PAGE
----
Submitted: April 2021
Summary: In the aftermath of a long-fought battle on Apokolips, the heroes of the Justice League find themselves in quarantine at S.T.A.R. Labs, where emotions among the league’s members are running high.
Story Size: 1,361 words (8Kb as text)
Clark blinked, staring awkwardly across the long table to where Hal Jordan and Barry Allen were seated. The lights behind Barry flickered light blue, reminding him that it wasn’t another Justice League meeting between members but rather a quarantine of the world’s most powerful individuals. He understood the reasoning, but he couldn’t help but be nervous over the fact that the world was vulnerable as long as they remained in this steel bubble.
A sharp rattle caught his attention, and Clark looked over to the left where Barry Allen was now moving at lightning speed around the compound, knocking into the equipment on the lab counter Dr. Klein had left out from the last check-in. He rolled his eyes as he spotted Barry’s smiling face through the blur of pigments.
Dianna let out a shallow yawn, “Don’t you get bored with the constant running and not going anywhere?”
“Constantly, but I can’t just sit still,” Barry explained, coming to a stop as he walked over with a giant sub in hand.
“That’s the fifth one in the last hour,” Hal smirked.
“Blood sugar,” Barry sniffed, claiming the seat next to Clark, looking at him for support. “Right? You get it. Right, Clark?”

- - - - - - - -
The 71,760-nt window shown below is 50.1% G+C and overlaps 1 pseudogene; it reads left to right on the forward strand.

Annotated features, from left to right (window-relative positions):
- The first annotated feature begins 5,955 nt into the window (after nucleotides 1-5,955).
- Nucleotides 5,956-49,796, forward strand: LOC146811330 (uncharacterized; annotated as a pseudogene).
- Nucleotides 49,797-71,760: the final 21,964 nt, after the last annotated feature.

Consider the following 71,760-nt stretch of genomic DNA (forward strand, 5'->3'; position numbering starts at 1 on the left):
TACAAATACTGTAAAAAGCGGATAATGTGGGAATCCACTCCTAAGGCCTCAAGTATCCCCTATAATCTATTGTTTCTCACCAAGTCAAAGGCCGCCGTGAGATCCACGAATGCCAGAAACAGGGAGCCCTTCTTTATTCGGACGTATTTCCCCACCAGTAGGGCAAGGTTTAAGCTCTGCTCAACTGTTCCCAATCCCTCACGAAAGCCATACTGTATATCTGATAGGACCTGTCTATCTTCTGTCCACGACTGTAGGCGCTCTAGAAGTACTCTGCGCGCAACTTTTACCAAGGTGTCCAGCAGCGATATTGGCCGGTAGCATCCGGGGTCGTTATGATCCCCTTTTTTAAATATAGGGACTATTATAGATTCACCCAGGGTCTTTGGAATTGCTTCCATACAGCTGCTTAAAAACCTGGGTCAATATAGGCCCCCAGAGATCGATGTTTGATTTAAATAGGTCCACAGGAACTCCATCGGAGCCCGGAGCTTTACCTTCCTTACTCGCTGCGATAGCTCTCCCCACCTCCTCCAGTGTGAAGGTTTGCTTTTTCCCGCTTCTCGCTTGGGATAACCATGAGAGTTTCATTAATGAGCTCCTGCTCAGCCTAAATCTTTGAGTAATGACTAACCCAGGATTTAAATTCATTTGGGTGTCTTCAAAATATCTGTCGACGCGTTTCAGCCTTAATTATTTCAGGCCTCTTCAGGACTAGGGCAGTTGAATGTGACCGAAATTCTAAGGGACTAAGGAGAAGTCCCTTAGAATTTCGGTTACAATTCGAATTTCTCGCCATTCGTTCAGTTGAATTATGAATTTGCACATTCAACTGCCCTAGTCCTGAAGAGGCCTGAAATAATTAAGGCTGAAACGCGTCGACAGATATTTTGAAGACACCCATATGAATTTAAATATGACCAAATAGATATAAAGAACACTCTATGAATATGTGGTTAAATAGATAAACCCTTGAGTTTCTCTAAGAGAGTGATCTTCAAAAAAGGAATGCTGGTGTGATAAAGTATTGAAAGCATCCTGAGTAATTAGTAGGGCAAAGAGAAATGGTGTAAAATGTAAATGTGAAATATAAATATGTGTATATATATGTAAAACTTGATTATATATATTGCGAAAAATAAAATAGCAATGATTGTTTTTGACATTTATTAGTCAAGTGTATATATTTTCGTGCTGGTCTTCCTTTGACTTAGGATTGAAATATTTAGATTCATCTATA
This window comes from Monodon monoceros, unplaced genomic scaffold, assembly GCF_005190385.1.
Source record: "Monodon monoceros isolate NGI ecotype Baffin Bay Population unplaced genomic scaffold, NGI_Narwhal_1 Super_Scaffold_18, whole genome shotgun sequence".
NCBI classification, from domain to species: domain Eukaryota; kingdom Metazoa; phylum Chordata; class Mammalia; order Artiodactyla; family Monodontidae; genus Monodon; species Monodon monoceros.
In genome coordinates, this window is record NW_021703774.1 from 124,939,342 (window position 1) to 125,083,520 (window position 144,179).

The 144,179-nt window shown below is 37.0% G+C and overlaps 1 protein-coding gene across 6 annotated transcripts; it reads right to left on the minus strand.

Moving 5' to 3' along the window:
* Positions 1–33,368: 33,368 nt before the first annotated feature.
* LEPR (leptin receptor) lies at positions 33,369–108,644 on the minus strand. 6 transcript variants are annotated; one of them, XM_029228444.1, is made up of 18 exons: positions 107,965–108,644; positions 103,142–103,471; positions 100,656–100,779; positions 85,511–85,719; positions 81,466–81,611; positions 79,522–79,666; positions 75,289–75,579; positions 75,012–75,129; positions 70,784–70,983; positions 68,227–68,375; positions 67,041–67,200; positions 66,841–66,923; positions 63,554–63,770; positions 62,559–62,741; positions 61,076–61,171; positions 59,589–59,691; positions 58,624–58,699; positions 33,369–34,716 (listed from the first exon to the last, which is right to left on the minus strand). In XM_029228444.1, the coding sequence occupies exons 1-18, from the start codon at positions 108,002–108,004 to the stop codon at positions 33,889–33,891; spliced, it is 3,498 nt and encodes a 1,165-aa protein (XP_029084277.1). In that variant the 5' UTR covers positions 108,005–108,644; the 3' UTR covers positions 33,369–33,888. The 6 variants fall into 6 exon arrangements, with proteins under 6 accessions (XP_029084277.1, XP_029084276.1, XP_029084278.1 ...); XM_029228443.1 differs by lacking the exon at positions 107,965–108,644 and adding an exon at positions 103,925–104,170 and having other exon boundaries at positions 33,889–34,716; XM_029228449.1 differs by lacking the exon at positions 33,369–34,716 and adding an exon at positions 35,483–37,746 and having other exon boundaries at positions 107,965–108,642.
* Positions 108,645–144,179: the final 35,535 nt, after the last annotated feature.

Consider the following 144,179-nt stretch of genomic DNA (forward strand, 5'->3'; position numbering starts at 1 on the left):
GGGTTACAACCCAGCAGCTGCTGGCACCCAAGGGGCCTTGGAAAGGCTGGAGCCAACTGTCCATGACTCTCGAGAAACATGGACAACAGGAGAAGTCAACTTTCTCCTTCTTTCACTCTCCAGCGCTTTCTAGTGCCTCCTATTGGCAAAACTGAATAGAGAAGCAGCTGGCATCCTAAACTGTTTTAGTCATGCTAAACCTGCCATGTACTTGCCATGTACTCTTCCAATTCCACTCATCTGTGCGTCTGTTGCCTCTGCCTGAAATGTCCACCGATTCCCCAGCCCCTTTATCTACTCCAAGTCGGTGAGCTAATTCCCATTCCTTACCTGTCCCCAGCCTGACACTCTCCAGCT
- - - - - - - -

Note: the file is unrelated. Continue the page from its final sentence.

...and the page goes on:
“I eat because I like to. It’s not really out of necessity.” Clark explained with a shrug.
“Well, I eat because I like not to pass out while running,” Barry grinned back, shaking his head.
“I’m part machine, so I don’t have to eat at all, nor can I,” Victor Stone spoke up, turning the page of the book in front of him, not looking up.
“Everyone’s a critic,” Barry complained, taking a big bite of his sandwich.
“Well, it’s not like we haven’t gotten to know one another on an excruciating level lately,” Hal commented, holding up a glowing green paddleboard, bouncing it in the air with a yawn. Hal glanced toward the clock, “How many more days till we’re done with observation?”
“Sixteen minutes and twenty-eight seconds.” Bruce Wayne responded from the corner of the room with his cowl laid out across the table as he pinched the bridge of his nose. “The next person to ask that is getting a bat-a-rang in a very uncomfortable place.”
Clark held in a chuckle at that remark, noting the uncharacteristic smirk that had slipped across Bruce’s face.
Victor pointed at the calendar and added with a smile, “April first.”